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Board Resolutions
Protectability of Three-Dimensional Marks





May 7, 1997 

Sponsoring Committee: Nontraditional Trademarks Subcommittee of the Issues and Policy Committee


Resolution

WHEREAS, the protection afforded to three-dimensional shapes (which includes three dimension product and packaging configurations) varies from country to country;

WHEREAS, such variation results in inconsistent protection for three-dimensional shapes that are used to distinguish one’s goods and services from those of another;

WHEREAS, providing trademark protection to three-dimensional shapes that serve as trademarks (which include service marks, certification marks and/or collective marks) will enhance international marketing and product identification;

BE IT RESOLVED, that it is the position of the International Trademark Association that a three-dimensional shape may function as a trademark and, therefore, in appropriate circumstances, should be entitled to trademark recognition, protection and registration.


Background

There is no international consensus on whether three-dimensional shapes are protectable as trademarks.

The European Union’s Harmonization Directive is among the significant contemporary laws that specifically recognize the protectability of three-dimensional shapes or packaging that serve as an indication of source for the relevant goods or services. The Directive excludes from protection “signs which consist exclusively of (a) the shape which results from the nature of the goods themselves, or (b) the shape of goods which is necessary to obtain a technical result, or (c) the shape which gives substantial value to the goods.”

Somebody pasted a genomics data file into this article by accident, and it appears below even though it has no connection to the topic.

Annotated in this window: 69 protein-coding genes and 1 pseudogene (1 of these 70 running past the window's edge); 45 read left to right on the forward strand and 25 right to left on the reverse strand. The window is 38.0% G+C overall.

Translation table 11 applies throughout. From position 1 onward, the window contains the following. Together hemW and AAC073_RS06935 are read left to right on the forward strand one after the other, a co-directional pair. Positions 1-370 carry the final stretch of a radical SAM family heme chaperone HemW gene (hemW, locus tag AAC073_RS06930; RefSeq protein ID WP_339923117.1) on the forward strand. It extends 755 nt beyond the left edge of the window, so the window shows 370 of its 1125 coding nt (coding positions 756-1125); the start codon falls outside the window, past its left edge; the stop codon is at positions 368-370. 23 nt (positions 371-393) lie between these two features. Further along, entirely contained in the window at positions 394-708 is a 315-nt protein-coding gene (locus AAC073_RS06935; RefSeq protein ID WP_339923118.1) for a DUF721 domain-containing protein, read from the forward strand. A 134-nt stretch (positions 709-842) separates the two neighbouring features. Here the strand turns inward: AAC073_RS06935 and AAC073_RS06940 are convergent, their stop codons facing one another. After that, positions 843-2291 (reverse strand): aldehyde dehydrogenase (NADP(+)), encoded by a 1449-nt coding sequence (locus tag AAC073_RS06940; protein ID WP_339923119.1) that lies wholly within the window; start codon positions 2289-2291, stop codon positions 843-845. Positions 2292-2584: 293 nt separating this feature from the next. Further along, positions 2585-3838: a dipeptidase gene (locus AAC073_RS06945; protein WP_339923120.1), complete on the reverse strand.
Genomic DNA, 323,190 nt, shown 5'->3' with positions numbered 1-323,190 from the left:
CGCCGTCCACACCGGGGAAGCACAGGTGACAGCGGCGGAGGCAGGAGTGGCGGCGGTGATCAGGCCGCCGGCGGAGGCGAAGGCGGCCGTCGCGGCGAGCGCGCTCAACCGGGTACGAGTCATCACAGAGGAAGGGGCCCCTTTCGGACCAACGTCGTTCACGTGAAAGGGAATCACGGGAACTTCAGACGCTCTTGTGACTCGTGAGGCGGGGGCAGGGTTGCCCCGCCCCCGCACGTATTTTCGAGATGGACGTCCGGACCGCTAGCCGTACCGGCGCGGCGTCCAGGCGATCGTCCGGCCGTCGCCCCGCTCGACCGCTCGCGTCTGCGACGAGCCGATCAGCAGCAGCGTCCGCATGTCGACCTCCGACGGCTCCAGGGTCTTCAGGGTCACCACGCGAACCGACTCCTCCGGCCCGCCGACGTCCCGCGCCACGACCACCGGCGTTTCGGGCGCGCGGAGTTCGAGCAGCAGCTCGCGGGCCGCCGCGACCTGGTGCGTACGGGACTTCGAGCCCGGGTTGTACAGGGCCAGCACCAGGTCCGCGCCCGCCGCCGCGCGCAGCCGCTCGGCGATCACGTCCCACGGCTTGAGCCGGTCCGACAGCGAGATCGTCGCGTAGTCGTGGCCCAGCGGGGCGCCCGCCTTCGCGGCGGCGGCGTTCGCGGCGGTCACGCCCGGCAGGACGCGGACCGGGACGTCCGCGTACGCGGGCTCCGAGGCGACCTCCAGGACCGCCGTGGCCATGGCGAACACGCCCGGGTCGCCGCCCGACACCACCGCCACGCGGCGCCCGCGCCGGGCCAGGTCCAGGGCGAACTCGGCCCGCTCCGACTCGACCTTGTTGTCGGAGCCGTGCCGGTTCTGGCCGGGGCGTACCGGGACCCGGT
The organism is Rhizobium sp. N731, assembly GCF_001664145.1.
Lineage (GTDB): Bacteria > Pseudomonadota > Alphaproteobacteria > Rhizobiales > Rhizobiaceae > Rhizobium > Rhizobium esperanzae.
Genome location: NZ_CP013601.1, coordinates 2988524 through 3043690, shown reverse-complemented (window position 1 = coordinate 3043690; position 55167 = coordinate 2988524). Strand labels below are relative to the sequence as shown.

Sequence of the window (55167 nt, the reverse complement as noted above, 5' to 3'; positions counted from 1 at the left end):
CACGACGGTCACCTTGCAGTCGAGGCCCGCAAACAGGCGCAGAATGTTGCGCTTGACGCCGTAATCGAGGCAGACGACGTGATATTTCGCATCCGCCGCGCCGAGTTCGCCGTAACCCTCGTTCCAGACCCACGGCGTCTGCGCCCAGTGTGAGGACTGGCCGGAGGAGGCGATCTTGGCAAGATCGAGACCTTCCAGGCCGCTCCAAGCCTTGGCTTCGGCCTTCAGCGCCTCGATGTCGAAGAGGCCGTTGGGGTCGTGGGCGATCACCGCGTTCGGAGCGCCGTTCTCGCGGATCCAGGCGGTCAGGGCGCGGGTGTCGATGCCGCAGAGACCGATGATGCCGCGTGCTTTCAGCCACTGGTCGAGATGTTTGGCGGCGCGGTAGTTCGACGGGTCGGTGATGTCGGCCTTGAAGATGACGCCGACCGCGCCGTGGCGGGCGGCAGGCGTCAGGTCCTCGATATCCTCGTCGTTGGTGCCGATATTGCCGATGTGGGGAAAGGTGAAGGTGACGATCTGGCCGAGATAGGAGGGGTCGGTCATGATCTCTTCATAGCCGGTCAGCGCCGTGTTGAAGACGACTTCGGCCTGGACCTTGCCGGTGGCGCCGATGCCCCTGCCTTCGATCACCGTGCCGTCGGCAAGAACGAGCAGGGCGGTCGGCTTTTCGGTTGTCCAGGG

In the Agreement on Trade-related Aspects of Intellectual Property Rights (“TRIPS”) of the World Trade Organization (WTO) the definition of a trademark includes “[a]ny sign capable of distinguishing ...goods or services...”. This definition is arguably broad enough to include three-dimensional marks since at least some shapes and packaging designs are inherently capable of distinguishing any relevant goods and services, and of those that are not, most are likely capable of acquiring distinctiveness through use.

The Trademark Law Treaty provides that only those contracting parties which accept three-dimensional marks for registration are obliged to apply the Treaty to such marks. Countries which do not protect three- dimensional shapes as trademarks are not compelled to do so under the Treaty.

The Madrid Agreement and the Madrid Protocol contemplate protection for three-dimensional shapes, while the North American Free Trade Agreement (NAFTA) includes “the shape of goods or of their packaging” in its definition of a protectable trademark. The Andean Pact permits the registration of three- dimensional shapes as trademarks, excluding from protection marks which consist of shapes or package designs that are ordinary, functional or that provide a functional or technical advantage.

Although shapes of goods and packaging are registrable in Canada as “a distinguishing guise,” registration will occur only if acquired distinctiveness is shown.

The United States law affords protection for a non-functional three-dimensional trademark if it is inherently distinctive of the source of goods or services or has acquired distinctiveness, and is non-functional.

The common arguments against extending protection to three-dimensional shapes are unpersuasive. The primary concern relates to the overlap with other intellectual property protection for shapes, such as under patent rights or copyright. It is the Committee’s view that, the fact that a three-dimensional shape is also protected by industrial design or copyright doctrines, should have no bearing on its ability to be protected as a trademark. Similarly, if an aspect or aspects of a product unrelated to its configuration have been protected by a utility patent, that should not exclude the product configuration from trademark protection. Moreover, generally the doctrines of functionality and distinctiveness adequately guard against the registration of shapes unworthy of trademark protection.

In summary, the Committee believes that it is important for the Board to adopt a position on the protectability of three-dimensional shapes as trademarks. Accordingly, the Committee requests that the Board adopt the foregoing resolution stating that, in appropriate circumstances, three-dimensional shapes are protectable and registrable as trademarks.